Sunday, June 14, 2009

Reading the Unemployment Numbers

The Huffington Post carried a McClatchy article on projected employment numbers over the next few years.The numbers look pretty bad. Some areas of California, for example, won't return to "normal" prerecession employment levels until as late as 2014. Ouch. The article is based on a study done by IHS Global Insight. I don't know much about them but they label themselves as a comprehensive forecasting company covering economics, business, etc.

Now here's my problem. Which prerecession numbers is the McClatchy article referring to? Right now, the unemployment rate is about 9.4%. That's bad. Some would argue, however, that it undercounts the unemployed. That could mean the real unemployment rate is somewhere around 12%, give or take a couple of percentage points. In fact, there's been an argument that the unemployment rate has been underestimated for most of the last eight or nine years.

The current recession is said to have started in December 2007. That may be so but it was very clear by June and July of 2007 that the banking industry was in deep trouble. At that time, not only were layoffs already taking place in the mortgage sector but any number of mortgage firms were also permanently closing their doors. This was the famous uh-oh moment among the major banks a full year before the meltdown. Curiously, it took some eight months for the unemployment rate to significant move upward from 4.6% in June 2007 to around 5% in early 2008. Not bad numbers necessarily for an election year. But then the numbers kept getting worse. Of course, we've seen for some time now that unemployment supposedly follows the beginning of a recession by several months and recovery occurs well before employment returns to normal. Maybe so, but the pattern may be breaking down in ways no one is quite admitting yet.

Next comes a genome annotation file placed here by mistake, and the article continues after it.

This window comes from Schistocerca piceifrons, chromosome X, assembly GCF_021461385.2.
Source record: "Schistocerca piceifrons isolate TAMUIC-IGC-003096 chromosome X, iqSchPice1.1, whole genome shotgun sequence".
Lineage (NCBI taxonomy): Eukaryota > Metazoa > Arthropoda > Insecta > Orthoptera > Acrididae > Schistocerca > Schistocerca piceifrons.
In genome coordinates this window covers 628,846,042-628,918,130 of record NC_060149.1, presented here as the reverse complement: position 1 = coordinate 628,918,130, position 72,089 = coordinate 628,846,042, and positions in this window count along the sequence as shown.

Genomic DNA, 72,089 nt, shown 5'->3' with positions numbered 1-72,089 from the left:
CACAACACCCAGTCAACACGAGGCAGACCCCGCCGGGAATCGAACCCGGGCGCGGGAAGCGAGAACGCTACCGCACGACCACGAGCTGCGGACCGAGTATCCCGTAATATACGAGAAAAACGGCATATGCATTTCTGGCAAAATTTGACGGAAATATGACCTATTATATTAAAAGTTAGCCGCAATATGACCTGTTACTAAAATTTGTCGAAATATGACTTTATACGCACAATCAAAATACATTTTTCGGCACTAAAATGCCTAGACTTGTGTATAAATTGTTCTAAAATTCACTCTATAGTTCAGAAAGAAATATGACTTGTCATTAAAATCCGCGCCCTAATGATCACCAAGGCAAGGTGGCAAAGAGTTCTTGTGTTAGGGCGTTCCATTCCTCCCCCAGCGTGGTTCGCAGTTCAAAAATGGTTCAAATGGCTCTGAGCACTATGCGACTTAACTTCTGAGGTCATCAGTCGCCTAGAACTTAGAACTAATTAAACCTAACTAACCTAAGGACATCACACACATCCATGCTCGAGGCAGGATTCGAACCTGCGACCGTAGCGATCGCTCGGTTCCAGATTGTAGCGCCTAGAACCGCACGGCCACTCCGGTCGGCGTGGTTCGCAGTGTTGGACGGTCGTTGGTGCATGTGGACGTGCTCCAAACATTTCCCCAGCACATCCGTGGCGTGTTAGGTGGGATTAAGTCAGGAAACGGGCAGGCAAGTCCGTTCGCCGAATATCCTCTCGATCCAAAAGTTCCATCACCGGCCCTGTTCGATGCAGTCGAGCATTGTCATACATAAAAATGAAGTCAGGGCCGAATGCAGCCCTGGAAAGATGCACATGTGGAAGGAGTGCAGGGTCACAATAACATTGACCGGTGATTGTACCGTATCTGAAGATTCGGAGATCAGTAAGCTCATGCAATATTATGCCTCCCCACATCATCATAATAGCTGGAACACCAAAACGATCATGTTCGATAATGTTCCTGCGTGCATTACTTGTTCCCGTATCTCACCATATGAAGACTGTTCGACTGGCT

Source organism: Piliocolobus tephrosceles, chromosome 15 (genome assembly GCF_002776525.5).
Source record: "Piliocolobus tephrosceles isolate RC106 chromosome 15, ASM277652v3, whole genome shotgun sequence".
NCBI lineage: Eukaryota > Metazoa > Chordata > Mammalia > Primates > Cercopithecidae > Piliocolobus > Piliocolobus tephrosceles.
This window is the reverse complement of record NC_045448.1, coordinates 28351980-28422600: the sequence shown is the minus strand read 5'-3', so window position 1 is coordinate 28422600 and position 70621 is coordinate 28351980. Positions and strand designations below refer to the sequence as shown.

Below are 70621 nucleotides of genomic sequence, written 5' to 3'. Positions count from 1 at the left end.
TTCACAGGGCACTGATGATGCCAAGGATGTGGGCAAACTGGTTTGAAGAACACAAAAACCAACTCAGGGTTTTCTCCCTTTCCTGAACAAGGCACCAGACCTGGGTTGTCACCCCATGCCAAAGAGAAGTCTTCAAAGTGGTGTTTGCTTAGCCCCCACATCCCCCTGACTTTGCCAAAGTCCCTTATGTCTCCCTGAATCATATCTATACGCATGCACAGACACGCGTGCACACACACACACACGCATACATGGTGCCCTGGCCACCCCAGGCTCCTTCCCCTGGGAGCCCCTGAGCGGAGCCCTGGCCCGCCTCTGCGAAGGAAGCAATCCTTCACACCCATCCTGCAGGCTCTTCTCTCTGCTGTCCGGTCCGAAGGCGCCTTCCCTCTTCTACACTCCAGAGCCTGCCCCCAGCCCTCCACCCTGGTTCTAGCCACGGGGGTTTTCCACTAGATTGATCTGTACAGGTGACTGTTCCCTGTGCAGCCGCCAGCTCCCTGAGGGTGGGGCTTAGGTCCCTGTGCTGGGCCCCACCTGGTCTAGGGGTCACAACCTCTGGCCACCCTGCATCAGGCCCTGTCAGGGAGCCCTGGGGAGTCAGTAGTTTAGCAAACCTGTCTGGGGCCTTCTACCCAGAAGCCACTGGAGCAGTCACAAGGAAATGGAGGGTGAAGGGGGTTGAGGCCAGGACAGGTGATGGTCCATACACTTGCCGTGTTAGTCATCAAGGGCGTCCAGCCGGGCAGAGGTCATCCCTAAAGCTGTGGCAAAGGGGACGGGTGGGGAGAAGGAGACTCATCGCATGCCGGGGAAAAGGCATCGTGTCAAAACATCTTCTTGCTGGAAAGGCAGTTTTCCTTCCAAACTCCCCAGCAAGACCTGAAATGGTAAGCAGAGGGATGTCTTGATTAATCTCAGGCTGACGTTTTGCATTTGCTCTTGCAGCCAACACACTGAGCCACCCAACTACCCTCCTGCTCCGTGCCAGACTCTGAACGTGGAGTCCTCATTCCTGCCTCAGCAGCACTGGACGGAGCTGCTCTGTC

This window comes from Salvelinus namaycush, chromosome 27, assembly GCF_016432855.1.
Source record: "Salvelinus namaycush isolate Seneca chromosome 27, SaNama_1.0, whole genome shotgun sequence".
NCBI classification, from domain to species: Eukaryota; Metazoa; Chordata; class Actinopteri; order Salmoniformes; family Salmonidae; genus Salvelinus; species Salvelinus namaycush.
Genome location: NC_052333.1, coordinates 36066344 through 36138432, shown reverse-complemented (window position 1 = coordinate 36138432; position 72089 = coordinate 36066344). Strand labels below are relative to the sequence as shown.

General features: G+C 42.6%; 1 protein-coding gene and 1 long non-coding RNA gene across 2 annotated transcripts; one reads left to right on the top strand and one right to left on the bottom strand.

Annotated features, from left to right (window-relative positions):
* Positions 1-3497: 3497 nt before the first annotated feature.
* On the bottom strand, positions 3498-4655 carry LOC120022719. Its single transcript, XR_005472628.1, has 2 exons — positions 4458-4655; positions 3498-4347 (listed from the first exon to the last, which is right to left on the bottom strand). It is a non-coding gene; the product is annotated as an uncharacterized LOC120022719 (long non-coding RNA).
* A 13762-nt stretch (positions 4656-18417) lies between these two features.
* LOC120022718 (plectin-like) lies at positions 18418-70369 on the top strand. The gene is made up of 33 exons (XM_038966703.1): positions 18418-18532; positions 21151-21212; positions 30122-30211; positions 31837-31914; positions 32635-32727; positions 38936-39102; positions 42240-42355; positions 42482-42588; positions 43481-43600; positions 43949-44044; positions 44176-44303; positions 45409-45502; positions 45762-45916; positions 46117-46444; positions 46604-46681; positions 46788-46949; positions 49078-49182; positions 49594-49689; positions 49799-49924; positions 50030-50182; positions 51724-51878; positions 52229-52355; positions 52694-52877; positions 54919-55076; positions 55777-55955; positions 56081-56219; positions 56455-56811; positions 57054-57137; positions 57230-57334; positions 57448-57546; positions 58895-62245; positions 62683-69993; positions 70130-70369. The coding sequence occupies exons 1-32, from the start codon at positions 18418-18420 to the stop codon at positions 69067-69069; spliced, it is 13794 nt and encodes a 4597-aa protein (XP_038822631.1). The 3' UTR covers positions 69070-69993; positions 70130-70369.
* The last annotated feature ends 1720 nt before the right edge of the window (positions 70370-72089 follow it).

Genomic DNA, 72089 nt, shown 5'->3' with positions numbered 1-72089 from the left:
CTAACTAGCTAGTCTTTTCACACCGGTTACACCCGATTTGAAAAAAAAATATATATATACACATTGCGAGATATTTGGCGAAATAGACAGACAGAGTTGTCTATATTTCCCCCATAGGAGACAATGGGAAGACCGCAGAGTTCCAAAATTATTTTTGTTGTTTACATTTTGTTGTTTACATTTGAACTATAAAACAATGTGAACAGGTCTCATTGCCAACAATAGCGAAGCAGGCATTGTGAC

Keep in mind that the unemployment numbers in the last four months of 2000 were as low as 3.9%. This was the last year Clinton was in office. And maybe the last year the United States had a real economy. What happened after that seems curious. Unemployment for the first few years of the Bush era kept floating up despite the tax cuts. There was 9/11 but the reality is that there should have been a dip in employment for no more than two or three months. Slowly, over the next few years, unemployment rose to an official rate of 6.30% in 2003 and fell slowly to about 4.4% in 2006 during the real estate boom. But average wages for most Americans during all that time were stagnant. And health costs were skyrocketing. The total cost of the oil the United States was importing kept rising. We had two wars that were draining the federal budget with little or no economic benefit for most Americans. So where exactly were these prerecessionary levels that economic experts are speaking of? In fact, where exactly were the good times?

Ah, but employment and the economy are no longer related to one another. My proof? Here's a USA Today article based on—surprise!—an analysis by IHS Global Insight:
The May update of the USA TODAY/IHS Global Insight Economic Outlook Index shows increasing evidence that the recession is likely to end in September, with a mild recovery starting in October.

Many areas of the country won't return to 'normal' employment until perhaps 2014. But the current recession will be over in September of this year? That's, uh, three months from now. How does that square with the unemployment rate? How do we explain the 4-5 year gap? I mean, who's recession are we talking about?! Simple. If you're rich, the recession will be over and you can start investing in the next bubble. That's who our economy is currently designed for. That kind of thinking can longer be sustained or justified. In the meantime, if you're not rich, tough luck.

I can't say it often enough: something is very wrong in our nation, and we need to change.

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1 Comments:

Anonymous S.W. anderson said...

"there's been an argument that the unemployment rate has been underestimated for most of the last eight or nine years."

Unemployment is understated and underemployment is not accounted for. The true number of discouraged workers? It's anyone's guess.

I'm currently reading Kevin Phillips' Bad Money. He makes an ironclad case inflation statistics, along with a bunch of others, have been so jiggered for political purposes over the years as to be nearly worthless.

It's hard enough to make sensible, effective public policy when you have solid data to base policy on. When all you have is dream sheet nonsense, you have a garbage-in, garbage-out situation.

9:12 PM  

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